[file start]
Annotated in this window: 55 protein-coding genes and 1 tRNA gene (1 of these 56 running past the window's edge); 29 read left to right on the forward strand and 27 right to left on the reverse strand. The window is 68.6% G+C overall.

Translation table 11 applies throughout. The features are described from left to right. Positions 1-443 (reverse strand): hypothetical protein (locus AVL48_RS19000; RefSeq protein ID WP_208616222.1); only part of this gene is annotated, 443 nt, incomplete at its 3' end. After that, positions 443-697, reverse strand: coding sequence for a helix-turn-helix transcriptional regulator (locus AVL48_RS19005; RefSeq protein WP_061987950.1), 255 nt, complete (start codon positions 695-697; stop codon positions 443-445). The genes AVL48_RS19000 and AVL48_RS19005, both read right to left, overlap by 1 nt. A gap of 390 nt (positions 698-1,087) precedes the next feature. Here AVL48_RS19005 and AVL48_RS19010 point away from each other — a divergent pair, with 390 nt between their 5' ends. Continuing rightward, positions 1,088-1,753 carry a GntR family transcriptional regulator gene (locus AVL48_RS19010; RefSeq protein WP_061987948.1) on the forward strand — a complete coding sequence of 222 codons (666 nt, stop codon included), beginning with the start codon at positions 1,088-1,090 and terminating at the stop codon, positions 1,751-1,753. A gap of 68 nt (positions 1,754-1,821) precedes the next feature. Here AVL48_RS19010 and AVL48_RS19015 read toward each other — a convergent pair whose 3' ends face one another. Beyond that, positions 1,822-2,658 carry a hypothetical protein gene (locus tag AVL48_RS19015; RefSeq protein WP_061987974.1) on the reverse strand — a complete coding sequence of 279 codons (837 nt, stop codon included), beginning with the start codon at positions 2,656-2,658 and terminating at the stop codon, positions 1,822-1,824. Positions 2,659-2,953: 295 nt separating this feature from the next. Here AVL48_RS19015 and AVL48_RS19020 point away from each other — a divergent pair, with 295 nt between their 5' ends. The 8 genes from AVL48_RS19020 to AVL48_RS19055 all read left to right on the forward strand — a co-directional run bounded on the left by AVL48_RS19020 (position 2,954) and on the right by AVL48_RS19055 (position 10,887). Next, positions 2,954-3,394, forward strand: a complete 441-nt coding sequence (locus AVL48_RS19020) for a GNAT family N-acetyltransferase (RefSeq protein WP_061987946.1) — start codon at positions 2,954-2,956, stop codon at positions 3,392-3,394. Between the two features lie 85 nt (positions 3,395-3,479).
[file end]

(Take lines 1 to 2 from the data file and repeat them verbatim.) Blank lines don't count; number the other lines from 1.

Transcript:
Annotated in this window: 55 protein-coding genes and 1 tRNA gene (1 of these 56 running past the window's edge); 29 read left to right on the forward strand and 27 right to left on the reverse strand. The window is 68.6% G+C overall.

Translation table 11 applies throughout. The features are described from left to right. Positions 1-443 (reverse strand): hypothetical protein (locus AVL48_RS19000; RefSeq protein ID WP_208616222.1); only part of this gene is annotated, 443 nt, incomplete at its 3' end. After that, positions 443-697, reverse strand: coding sequence for a helix-turn-helix transcriptional regulator (locus AVL48_RS19005; RefSeq protein WP_061987950.1), 255 nt, complete (start codon positions 695-697; stop codon positions 443-445). The genes AVL48_RS19000 and AVL48_RS19005, both read right to left, overlap by 1 nt. A gap of 390 nt (positions 698-1,087) precedes the next feature. Here AVL48_RS19005 and AVL48_RS19010 point away from each other — a divergent pair, with 390 nt between their 5' ends. Continuing rightward, positions 1,088-1,753 carry a GntR family transcriptional regulator gene (locus AVL48_RS19010; RefSeq protein WP_061987948.1) on the forward strand — a complete coding sequence of 222 codons (666 nt, stop codon included), beginning with the start codon at positions 1,088-1,090 and terminating at the stop codon, positions 1,751-1,753. A gap of 68 nt (positions 1,754-1,821) precedes the next feature. Here AVL48_RS19010 and AVL48_RS19015 read toward each other — a convergent pair whose 3' ends face one another. Beyond that, positions 1,822-2,658 carry a hypothetical protein gene (locus tag AVL48_RS19015; RefSeq protein WP_061987974.1) on the reverse strand — a complete coding sequence of 279 codons (837 nt, stop codon included), beginning with the start codon at positions 2,656-2,658 and terminating at the stop codon, positions 1,822-1,824. Positions 2,659-2,953: 295 nt separating this feature from the next. Here AVL48_RS19015 and AVL48_RS19020 point away from each other — a divergent pair, with 295 nt between their 5' ends. The 8 genes from AVL48_RS19020 to AVL48_RS19055 all read left to right on the forward strand — a co-directional run bounded on the left by AVL48_RS19020 (position 2,954) and on the right by AVL48_RS19055 (position 10,887). Next, positions 2,954-3,394, forward strand: a complete 441-nt coding sequence (locus AVL48_RS19020) for a GNAT family N-acetyltransferase (RefSeq protein WP_061987946.1) — start codon at positions 2,954-2,956, stop codon at positions 3,392-3,394. Between the two features lie 85 nt (positions 3,395-3,479).